Along the road, Edward ran into John Perry, who claimed he’d had no luck finding William. The two teamed up and headed over to Ebrington, where a handful of William’s tenants confirmed that yes, William had been there to pick up the rent payment. After that, the trail ran cold. It was time to pack it in and see if William had shown up back home.
While the two of them were out sleuthing, someone came across William’s hat and shirt on the road between Chipping Campden and Ebrington. The hat had been slashed by a knife or sword, and the shirt was splattered in blood. A subsequent search turned up no body, just a big ol’ gaping mystery. As folks began to investigate – there was no Scotland Yard to swoop in and deconstruct this case, so these were probably amateur Columbos at work – the one quirk in the works turned out to be John Perry, the manservant. He didn’t do well under questioning.
Perry claimed he was innocent, and that Joan, his mother, and Richard, his brother, committed the murder. How they got this information out of John Perry we’ll never know – he might have been tortured, tricked, tickled, or maybe he just gave it up. John also added that Joan and Richard had pilfered 140 pounds from the Harrison household the previous year, and that John himself had fibbed about getting robbed a few weeks earlier because he was planning to rob the Harrisons. This was a truly twisted case. Also, a rather sub-par man-servant.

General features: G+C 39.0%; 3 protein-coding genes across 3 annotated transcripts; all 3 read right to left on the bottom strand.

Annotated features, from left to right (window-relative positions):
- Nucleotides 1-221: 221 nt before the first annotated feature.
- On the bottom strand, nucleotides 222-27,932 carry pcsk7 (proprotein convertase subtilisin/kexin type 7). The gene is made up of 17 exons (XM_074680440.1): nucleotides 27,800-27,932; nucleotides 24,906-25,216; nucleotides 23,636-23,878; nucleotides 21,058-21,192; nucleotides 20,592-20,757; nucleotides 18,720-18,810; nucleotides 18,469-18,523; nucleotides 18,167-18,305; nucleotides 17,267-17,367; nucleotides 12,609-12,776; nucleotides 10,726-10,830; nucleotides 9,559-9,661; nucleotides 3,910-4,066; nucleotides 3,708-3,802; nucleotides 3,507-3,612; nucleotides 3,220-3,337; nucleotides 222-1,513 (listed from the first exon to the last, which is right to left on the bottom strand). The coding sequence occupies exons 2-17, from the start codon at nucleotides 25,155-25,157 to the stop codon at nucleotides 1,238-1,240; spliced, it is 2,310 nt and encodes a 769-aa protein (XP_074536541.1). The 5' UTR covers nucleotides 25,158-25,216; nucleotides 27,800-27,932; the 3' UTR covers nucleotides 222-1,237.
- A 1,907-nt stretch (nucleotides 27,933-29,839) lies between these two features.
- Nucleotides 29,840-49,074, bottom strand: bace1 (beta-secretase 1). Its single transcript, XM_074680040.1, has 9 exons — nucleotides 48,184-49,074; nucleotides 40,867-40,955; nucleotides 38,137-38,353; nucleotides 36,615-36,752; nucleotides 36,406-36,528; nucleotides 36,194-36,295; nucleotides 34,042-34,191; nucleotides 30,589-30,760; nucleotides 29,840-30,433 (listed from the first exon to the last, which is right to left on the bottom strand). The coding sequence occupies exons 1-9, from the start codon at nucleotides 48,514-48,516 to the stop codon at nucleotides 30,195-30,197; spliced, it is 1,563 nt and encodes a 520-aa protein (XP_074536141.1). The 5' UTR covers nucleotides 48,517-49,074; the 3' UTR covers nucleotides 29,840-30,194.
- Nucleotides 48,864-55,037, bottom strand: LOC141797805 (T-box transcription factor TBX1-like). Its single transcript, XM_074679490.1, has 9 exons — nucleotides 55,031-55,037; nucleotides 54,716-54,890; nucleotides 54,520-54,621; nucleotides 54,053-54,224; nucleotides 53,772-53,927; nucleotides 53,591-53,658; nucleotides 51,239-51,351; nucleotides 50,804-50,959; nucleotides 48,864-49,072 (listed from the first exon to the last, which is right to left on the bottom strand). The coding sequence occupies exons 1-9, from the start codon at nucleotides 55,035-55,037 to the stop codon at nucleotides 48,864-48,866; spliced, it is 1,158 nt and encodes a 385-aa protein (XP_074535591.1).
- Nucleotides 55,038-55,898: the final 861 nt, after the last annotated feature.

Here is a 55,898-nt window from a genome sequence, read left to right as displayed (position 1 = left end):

Joan and Richard vehemently denied any involvement in Harrison’s murder, mostly because – SPOILER! – they didn’t do it. Why John was ratting them out, tossing his family’s future into the crap-pile I have no idea. But he was their kin; surely if they were guilty, he must have been in on the scheme too, right? The court felt it was likely, and in early 1661 John Perry was entering a plea of ‘not guilty’ alongside his mother and brother, neither of whom were likely very fond of the guy at that point.
John Perry tried to recant his previous testimony. It was temporary insanity, he claimed. The jury wasn’t convinced and all three were sentenced to hang for the murder. Joan was strung up first because the jury was also convinced she was a witch – another little snippet of raging bullshit that John had tucked into his bogus story while he was being questioned. After Joan was gone, John and Richard were executed next.